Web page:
Professor Michael D. Jackson arrived at Harvard Divinity School in 2005 after many years of ethnographic and teaching experience in Sierra Leone, Australia, Denmark, and New Zealand—just to name a few. A prolific scholar, Jackson has published more than 40 books in subjects ranging from anthropology to poetry to philosophical fiction. He received the New Zealand Book Award for Poetry in 1981 for his collection Wall.
Jackson is currently teaching “The Politics of Storytelling,” which drew so much student interest that he expanded the class to accommodate nearly 60 students. HDS student Claire Laine interviewed him in his office on campus to discuss the course material, the reasons for the class’s immense popularity, and his latest projects.
Harvard Divinity School: The class focuses on Hannah Arendt’s thesis that storytelling serves as a bridge between private and public realms. What kinds of stories or narratives do you think are missing from our public realm today?
Michael Jackson: To put it in more relational terms, I think there’s always a tension between the stories people have to tell or want to tell and the stories they are permitted to tell in the public square. Hardly a day passes that we don’t see this kind of tension, particularly in a society that licenses free speech. Are there limits to speaking freely in public—when speech is hateful or hurtful? What if speaking in public incites acts that are aggressive or destructive? Hence our ongoing debates around questions of censorship and civility.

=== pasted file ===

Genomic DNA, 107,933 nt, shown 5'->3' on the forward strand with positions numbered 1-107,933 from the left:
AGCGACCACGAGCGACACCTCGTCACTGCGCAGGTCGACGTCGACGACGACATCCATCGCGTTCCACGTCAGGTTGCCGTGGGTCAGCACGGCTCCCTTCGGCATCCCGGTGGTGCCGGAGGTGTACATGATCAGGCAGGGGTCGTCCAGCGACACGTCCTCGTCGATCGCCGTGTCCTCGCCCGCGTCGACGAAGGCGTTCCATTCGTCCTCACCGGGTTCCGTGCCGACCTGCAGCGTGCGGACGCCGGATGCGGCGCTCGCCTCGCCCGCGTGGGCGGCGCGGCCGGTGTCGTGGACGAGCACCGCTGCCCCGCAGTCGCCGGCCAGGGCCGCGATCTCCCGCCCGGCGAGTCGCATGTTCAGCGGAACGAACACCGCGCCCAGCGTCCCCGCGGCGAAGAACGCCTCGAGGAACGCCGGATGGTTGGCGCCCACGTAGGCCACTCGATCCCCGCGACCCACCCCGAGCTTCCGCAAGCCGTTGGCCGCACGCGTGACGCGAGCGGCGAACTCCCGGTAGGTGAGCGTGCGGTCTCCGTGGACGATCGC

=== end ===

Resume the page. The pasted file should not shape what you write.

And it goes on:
There has to be some kind of negotiation of the relationship between what you might call the public realm and what is conducive to the creation of a democratic form of community, and what people deem to be necessary for their own peace of mind (to get things off their chest, to express their opinions, to voice their frustrations, etc.).
HDS: You originally thought you would cap the class at 20, but you decided to open it up once you saw how many students were interested in the course. Why do you think this particular topic—the politics of storytelling—is so popular among students right now?
MJ: There are some clues in the petitions people wrote to be admitted to this class. Quite a few people sought a way of processing their own experiences, particularly difficult life experiences, in the context of studying religion or the humanities. And that led them to take notice of any courses in the field of literature or narrative or storytelling.
This speaks to the theme of Hannah Arendt’s that we are exploring in class: It’s never enough just to tell your own story or express your personal preoccupations, because private matters need to be processed in relationship to others, listening to their stories in return for telling your own, and in trying to find some common ground through this exchange. So this relational perspective of Arendt’s—this idea of the subjective in-between—may have been a challenge for some people who just wanted the course to give rein to their own subjective concerns.
HDS: The class draws from a variety of sources and disciplines, something that is reflected in the genre diversity of your own work. Where does that impulse towards different genres come from? Do you feel that a certain story demands a specific form?